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Physicians Fear Health Insurance Industry Consolidation

With mergers of the country’s largest health insurers on the horizon, healthcare providers worry that increased consolidation will give health plans even greater control of payments, provider networks, and contracts. Physicians and hospitals alike fear that any further consolidation of large health insurance companies will lead to anticompetitive behavior.

In the past month, there have been reports that Aetna may buy Cigna or Humana; UnitedHealth Group may purchase Aetna; and Anthem may acquire Cigna.

“Generally speaking, further consolidation in the health insurance industry is not a good thing for consumers, employers, or medical providers,” stated Dave Jones, California’s insurance commissioner. “It means the potential for future price increases as a result of less competition.” Additionally, large, powerful healthcare organizations are less likely to offer transparent pricing and quality data.

“There is a history of large organizations becoming less willing to disclose data on their prices, utilization, or outcomes, and using their market power to command higher prices,” said David Lansky, chief executive of San Francisco-based Pacific Business Group on Health.

Provider groups are anxious and have urged regulators to scrutinize any proposed consolidation.

“We expect the Department of Justice’s antitrust division to scrutinize every deal,” Melinda Hatton, general counsel and senior vice president of the American Hospital Association stated. “We believe that consolidation of large commercial insurers is the root of higher prices for consumers. We would expect the antitrust division to ensure that none of these new consolidations would add to that problem.”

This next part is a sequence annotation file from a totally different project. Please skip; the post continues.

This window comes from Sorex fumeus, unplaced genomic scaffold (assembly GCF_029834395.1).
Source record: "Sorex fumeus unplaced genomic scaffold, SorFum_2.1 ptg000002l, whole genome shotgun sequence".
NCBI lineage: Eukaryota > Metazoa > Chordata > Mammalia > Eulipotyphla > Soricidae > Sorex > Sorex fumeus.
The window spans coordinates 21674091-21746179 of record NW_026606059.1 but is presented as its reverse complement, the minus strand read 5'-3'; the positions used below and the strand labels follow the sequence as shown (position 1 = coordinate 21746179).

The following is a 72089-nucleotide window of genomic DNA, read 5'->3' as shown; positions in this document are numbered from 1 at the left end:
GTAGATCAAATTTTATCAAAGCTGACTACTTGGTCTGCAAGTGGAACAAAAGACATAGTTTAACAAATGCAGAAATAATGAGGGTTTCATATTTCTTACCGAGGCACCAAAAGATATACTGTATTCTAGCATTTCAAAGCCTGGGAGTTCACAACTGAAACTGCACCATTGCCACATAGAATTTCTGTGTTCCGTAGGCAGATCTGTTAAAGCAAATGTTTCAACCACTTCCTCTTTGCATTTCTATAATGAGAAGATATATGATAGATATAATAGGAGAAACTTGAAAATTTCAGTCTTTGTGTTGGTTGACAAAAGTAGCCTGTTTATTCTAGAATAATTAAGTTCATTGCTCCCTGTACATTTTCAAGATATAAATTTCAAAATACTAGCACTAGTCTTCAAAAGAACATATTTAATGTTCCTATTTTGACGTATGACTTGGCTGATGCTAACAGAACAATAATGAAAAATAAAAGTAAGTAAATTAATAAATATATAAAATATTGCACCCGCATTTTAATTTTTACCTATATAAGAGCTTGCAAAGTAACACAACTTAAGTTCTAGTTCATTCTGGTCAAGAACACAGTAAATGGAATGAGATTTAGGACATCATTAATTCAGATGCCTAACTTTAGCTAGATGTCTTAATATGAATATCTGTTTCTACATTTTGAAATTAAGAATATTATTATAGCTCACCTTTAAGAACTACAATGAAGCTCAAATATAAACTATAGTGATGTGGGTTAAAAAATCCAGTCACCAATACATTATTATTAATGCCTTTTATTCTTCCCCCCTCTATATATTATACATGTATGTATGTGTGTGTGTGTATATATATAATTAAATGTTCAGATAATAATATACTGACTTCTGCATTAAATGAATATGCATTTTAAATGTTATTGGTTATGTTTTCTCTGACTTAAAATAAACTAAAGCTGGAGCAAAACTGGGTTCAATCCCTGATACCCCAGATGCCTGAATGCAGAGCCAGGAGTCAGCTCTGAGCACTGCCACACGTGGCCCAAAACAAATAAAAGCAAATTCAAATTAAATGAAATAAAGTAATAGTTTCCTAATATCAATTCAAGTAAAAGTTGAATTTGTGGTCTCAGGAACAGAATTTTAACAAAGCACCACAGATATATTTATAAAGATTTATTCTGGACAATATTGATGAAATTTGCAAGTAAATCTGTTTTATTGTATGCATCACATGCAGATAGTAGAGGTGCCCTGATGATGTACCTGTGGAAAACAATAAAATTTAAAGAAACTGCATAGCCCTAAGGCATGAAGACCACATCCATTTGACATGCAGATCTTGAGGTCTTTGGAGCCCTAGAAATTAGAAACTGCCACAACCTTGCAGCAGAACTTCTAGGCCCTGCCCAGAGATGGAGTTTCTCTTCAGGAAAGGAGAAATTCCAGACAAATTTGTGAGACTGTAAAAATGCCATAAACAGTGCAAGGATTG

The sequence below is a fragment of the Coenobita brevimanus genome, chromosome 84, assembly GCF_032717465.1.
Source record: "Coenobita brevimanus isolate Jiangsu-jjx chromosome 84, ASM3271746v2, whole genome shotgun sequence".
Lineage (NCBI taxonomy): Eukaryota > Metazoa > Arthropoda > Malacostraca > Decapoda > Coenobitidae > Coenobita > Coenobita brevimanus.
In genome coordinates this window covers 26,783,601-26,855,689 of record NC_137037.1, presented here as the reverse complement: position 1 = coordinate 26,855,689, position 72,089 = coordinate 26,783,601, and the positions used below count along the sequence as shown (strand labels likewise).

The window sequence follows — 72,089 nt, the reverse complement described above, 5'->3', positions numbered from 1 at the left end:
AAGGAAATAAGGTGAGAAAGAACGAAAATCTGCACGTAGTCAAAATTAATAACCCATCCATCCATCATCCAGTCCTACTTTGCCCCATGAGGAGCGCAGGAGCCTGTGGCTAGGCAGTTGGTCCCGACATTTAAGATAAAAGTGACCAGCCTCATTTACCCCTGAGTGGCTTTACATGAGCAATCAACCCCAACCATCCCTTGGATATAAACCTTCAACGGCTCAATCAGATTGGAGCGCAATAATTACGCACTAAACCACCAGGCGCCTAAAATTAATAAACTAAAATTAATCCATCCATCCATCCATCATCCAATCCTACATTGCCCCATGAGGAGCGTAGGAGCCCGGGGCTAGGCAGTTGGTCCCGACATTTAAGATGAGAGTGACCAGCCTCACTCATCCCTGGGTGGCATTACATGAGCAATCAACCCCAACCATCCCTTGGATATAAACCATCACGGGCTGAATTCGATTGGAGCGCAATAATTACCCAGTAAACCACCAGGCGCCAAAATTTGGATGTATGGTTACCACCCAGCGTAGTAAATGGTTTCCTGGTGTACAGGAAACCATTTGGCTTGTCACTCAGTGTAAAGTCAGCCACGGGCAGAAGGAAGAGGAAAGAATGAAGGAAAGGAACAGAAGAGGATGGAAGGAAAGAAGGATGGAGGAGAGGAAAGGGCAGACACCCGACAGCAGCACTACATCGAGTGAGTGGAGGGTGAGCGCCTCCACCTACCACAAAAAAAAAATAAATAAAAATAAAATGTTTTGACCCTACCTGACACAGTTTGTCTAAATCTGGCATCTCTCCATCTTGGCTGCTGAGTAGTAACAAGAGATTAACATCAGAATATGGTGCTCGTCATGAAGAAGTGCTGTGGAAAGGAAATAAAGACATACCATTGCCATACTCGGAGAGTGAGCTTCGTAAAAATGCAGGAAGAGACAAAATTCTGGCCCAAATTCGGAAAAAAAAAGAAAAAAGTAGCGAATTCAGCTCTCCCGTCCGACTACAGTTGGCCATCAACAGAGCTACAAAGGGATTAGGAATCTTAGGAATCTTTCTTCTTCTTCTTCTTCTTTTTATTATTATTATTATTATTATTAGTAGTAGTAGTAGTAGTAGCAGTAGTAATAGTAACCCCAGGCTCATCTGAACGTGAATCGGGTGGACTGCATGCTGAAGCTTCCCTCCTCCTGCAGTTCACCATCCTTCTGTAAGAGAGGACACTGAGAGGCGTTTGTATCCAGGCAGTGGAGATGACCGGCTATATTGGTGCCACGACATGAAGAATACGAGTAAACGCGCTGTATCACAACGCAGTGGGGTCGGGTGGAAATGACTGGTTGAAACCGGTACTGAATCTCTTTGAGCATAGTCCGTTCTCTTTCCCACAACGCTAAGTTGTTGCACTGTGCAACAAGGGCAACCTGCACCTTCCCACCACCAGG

The American Medical Association reported last year that a single health insurer already has at least 50 percent share of the commercial health insurance market in two out of every five metropolitan areas in the United States.

“Competition in the health insurance industry has been consistently eroding with more markets across the country dominated by one or two insurers,” AMA president Dr. Steven Stack said. “Seventeen states have a single health insurer with a commercial market share of 50 percent or more. The dominant market power of big health insurers increases the risk of anti-competitive behavior that harms patients as health insurers substitute corporate policy over good clinical decisions.”

Some experts state that consolidation means passing on savings to the insured because a bigger health insurer could win lower prices from hospitals, physician groups, and drugmakers due to its massive membership.

“There is no requirement the insurers pass on the savings, and historically I don’t think it has worked out that way,” stated Jones.